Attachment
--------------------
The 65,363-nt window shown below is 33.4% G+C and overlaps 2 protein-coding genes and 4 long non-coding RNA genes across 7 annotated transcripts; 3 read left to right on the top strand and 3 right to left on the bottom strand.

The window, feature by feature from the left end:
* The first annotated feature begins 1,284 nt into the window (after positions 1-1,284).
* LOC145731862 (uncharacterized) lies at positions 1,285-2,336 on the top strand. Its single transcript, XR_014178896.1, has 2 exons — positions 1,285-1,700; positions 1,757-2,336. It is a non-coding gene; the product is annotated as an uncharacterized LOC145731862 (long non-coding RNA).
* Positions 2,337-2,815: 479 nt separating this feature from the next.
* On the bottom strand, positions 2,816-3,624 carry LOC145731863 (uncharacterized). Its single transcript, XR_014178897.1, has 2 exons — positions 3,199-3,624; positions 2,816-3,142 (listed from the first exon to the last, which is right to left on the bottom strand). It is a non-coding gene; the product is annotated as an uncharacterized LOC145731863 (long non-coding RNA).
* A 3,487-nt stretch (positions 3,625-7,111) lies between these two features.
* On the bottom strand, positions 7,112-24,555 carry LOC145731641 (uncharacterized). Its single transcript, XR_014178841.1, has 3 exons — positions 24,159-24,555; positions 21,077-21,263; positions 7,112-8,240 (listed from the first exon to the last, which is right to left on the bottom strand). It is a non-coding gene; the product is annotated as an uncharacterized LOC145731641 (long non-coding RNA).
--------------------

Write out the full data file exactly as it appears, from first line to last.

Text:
The 65,363-nt window shown below is 33.4% G+C and overlaps 2 protein-coding genes and 4 long non-coding RNA genes across 7 annotated transcripts; 3 read left to right on the top strand and 3 right to left on the bottom strand.

The window, feature by feature from the left end:
* The first annotated feature begins 1,284 nt into the window (after positions 1-1,284).
* LOC145731862 (uncharacterized) lies at positions 1,285-2,336 on the top strand. Its single transcript, XR_014178896.1, has 2 exons — positions 1,285-1,700; positions 1,757-2,336. It is a non-coding gene; the product is annotated as an uncharacterized LOC145731862 (long non-coding RNA).
* Positions 2,337-2,815: 479 nt separating this feature from the next.
* On the bottom strand, positions 2,816-3,624 carry LOC145731863 (uncharacterized). Its single transcript, XR_014178897.1, has 2 exons — positions 3,199-3,624; positions 2,816-3,142 (listed from the first exon to the last, which is right to left on the bottom strand). It is a non-coding gene; the product is annotated as an uncharacterized LOC145731863 (long non-coding RNA).
* A 3,487-nt stretch (positions 3,625-7,111) lies between these two features.
* On the bottom strand, positions 7,112-24,555 carry LOC145731641 (uncharacterized). Its single transcript, XR_014178841.1, has 3 exons — positions 24,159-24,555; positions 21,077-21,263; positions 7,112-8,240 (listed from the first exon to the last, which is right to left on the bottom strand). It is a non-coding gene; the product is annotated as an uncharacterized LOC145731641 (long non-coding RNA).